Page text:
ABSTRACT. Geopolitical changes following the end of the Cold War induced a worldwide decline in real long-term interest rates that, in turn, produced home price bubbles across more than a dozen countries. However, it was the heavy securitization of the U.S. subprime mortgage market from 2003 to 2006 that spawned the toxic assets that triggered the disruptive collapse of the global bubble in 2007–08. Private counterparty risk management and official regulation failed to set levels of capital and liquidity that would have thwarted financial contagion and assuaged the impact of the crisis. This woeful record has energized regulatory reform but also suggests that regulations that require a forecast are likely to fail. Instead, the primary imperative has to be increased regulatory capital, liquidity, and collateral requirements for banks and shadow banks alike. Policies that presume that some institutions are “too big to fail” cannot be allowed to stand. Finally, a range of evidence suggests that monetary policy was not the source of the bubble
II. Causes of the Crisis
II.A. The Arbitraged Global Bond Market and the Housing Crisis
The global proliferation of securitized, toxic U.S. subprime mortgages was the immediate trigger of the crisis. But the origins of the crisis reach back, as best I can judge, to the aftermath of the Cold War.1 The fall of the Berlin Wall exposed the economic ruin produced by the Soviet bloc’s economic system. In response, competitive markets quietly, but rapidly, displaced much of the discredited central planning so prevalent in the Soviet bloc and the then Third World.
A large segment of the erstwhile Third World nations, especially China, replicated the successful export-oriented economic model of the so-called Asian Tigers (Hong Kong, Singapore, South Korea, and Taiwan): fairly well educated, low-cost workforces, joined with developed-world technology and protected by increasingly widespread adherence to the rule of law, unleashed explosive economic growth.2 The International Monetary Fund (IMF) estimated that in 2005 more than 800 million members of the world’s labor force were engaged in export-oriented and therefore competitive markets, an increase of 500 million since the fall of the Berlin Wall.3 Additional hundreds of millions became subject to domestic competitive forces, especially in the former Soviet Union.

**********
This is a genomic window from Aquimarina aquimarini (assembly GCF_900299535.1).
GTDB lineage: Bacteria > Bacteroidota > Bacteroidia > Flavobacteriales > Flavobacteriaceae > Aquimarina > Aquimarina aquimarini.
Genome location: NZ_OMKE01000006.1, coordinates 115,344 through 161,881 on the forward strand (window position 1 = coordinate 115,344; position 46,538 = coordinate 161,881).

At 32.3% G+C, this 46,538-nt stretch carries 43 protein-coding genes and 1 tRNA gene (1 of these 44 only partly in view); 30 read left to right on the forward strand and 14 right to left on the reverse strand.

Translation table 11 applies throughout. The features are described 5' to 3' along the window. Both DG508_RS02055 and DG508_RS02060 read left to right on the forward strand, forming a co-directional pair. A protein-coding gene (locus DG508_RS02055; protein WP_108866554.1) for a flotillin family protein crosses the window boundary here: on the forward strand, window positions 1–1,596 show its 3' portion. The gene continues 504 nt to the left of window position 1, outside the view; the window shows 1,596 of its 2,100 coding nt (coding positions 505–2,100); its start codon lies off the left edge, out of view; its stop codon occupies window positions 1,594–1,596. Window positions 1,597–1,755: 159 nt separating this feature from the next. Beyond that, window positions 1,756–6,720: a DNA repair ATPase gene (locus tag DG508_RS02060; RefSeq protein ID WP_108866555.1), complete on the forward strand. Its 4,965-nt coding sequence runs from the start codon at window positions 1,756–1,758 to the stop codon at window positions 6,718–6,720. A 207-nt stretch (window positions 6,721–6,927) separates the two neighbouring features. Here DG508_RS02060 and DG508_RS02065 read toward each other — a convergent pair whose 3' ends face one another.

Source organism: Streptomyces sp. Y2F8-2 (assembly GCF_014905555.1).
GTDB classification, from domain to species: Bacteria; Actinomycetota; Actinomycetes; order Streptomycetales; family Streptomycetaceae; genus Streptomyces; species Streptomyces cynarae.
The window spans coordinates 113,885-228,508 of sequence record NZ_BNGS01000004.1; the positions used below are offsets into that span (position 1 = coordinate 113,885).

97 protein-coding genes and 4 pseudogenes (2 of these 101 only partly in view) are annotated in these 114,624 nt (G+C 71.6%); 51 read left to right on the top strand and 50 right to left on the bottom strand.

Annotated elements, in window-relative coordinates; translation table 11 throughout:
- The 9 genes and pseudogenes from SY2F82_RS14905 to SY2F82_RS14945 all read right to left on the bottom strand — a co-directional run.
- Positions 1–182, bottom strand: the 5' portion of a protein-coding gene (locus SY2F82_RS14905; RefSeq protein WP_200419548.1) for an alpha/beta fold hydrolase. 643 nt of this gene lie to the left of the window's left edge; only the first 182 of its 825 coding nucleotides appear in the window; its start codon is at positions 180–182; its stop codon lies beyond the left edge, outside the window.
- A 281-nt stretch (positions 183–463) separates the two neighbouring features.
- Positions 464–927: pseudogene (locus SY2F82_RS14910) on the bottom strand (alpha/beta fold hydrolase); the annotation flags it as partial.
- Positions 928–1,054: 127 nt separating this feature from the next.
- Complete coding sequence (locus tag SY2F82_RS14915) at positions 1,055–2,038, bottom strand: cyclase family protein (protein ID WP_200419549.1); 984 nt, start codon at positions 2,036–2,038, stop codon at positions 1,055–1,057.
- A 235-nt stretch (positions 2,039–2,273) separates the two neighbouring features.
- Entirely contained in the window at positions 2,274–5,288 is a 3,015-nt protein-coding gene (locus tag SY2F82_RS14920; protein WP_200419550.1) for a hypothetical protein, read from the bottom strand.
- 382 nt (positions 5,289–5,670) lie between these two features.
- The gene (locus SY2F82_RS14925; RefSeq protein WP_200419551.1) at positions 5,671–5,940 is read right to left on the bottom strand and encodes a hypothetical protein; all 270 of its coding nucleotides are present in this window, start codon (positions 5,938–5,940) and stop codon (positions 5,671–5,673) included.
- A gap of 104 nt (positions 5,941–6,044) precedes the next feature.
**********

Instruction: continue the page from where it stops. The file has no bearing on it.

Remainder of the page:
As a consequence, between 2000 and 2007 the real GDP growth rate of the developing world was almost double that of the developed world. Consumption in the developing world, however, restrained by culture
and inadequate consumer finance, could not keep up with the surge of income, and consequently the saving rate of the developing world soared from 24 percent of nominal GDP in 1999 to 34 percent by 2007, far out stripping its investment rate. With investment elsewhere in the world slow to take up the slack, the result was a pronounced fall from 2000 to 2005 in global long-term interest rates, both nominal (figure 1) and real.
Although the decline in global interest rates indicated, of necessity, that global saving intentions were chronically exceeding global intentions to invest, ex post global saving and investment rates in 2007, overall, were only modestly higher than in 1999, suggesting that the uptrend in the saving intentions of developing economies tempered declining investment intentions in the developed world.4 Of course, whether it was a glut of intended saving or a shortfall of investment intentions, the conclusion is the same: real long-term interest rates had to fall. Inflation and long-term interest rates in all developed economies and the major developing economies had by 2006 converged to single digits, I believe for the first time ever. The path of the convergence is evident in the unweighted average variance of interest rates on 10-year sovereign debt of 15 countries: that average declined markedly from 2000 to 2005 (figure 2)
Equity and real estate capitalization rates were inevitably arbitraged lower by the fall in global long-term real interest rates. Asset prices, particularly home prices, accordingly moved dramatically higher.
The Economist’s surveys document the remarkable convergence of nearly 20 individual nations’ home price rises during the past decade.6
Japan, Germany, and Switzerland (for differing reasons) were the only important exceptions. U.S. home price gains, at their peak, were no more than the global peak average.7 In short, geopolitical events ultimately led to a fall in long-term mortgage interest rates that in turn led, with a lag, to the boom in home prices globally.